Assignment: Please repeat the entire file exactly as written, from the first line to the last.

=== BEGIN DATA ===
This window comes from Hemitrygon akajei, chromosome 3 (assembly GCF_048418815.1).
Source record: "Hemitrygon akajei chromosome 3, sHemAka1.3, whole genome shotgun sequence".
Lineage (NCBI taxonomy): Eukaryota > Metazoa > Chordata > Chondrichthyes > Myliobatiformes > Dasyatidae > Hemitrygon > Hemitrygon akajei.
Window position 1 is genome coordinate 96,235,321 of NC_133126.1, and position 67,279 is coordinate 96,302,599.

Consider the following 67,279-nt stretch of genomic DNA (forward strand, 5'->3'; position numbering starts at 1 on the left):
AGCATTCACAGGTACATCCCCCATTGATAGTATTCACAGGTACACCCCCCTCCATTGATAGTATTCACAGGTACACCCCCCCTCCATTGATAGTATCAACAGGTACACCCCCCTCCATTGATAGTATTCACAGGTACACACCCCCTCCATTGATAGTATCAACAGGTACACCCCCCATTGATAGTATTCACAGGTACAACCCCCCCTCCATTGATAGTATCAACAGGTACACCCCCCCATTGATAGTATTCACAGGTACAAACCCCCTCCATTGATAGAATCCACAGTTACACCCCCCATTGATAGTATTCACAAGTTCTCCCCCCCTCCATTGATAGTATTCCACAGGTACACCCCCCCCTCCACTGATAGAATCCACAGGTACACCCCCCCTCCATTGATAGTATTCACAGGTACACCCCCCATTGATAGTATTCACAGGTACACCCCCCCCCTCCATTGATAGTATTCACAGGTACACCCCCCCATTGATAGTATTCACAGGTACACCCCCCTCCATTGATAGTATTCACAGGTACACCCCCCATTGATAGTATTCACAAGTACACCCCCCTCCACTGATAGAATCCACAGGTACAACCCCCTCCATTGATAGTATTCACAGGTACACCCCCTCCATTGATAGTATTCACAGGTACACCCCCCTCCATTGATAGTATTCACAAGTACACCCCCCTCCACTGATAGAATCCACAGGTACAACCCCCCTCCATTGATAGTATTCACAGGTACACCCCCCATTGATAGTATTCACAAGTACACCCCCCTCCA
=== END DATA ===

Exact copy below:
This window comes from Hemitrygon akajei, chromosome 3 (assembly GCF_048418815.1).
Source record: "Hemitrygon akajei chromosome 3, sHemAka1.3, whole genome shotgun sequence".
Lineage (NCBI taxonomy): Eukaryota > Metazoa > Chordata > Chondrichthyes > Myliobatiformes > Dasyatidae > Hemitrygon > Hemitrygon akajei.
Window position 1 is genome coordinate 96,235,321 of NC_133126.1, and position 67,279 is coordinate 96,302,599.

Consider the following 67,279-nt stretch of genomic DNA (forward strand, 5'->3'; position numbering starts at 1 on the left):
AGCATTCACAGGTACATCCCCCATTGATAGTATTCACAGGTACACCCCCCTCCATTGATAGTATTCACAGGTACACCCCCCCTCCATTGATAGTATCAACAGGTACACCCCCCTCCATTGATAGTATTCACAGGTACACACCCCCTCCATTGATAGTATCAACAGGTACACCCCCCATTGATAGTATTCACAGGTACAACCCCCCCTCCATTGATAGTATCAACAGGTACACCCCCCCATTGATAGTATTCACAGGTACAAACCCCCTCCATTGATAGAATCCACAGTTACACCCCCCATTGATAGTATTCACAAGTTCTCCCCCCCTCCATTGATAGTATTCCACAGGTACACCCCCCCCTCCACTGATAGAATCCACAGGTACACCCCCCCTCCATTGATAGTATTCACAGGTACACCCCCCATTGATAGTATTCACAGGTACACCCCCCCCCTCCATTGATAGTATTCACAGGTACACCCCCCCATTGATAGTATTCACAGGTACACCCCCCTCCATTGATAGTATTCACAGGTACACCCCCCATTGATAGTATTCACAAGTACACCCCCCTCCACTGATAGAATCCACAGGTACAACCCCCTCCATTGATAGTATTCACAGGTACACCCCCTCCATTGATAGTATTCACAGGTACACCCCCCTCCATTGATAGTATTCACAAGTACACCCCCCTCCACTGATAGAATCCACAGGTACAACCCCCCTCCATTGATAGTATTCACAGGTACACCCCCCATTGATAGTATTCACAAGTACACCCCCCTCCA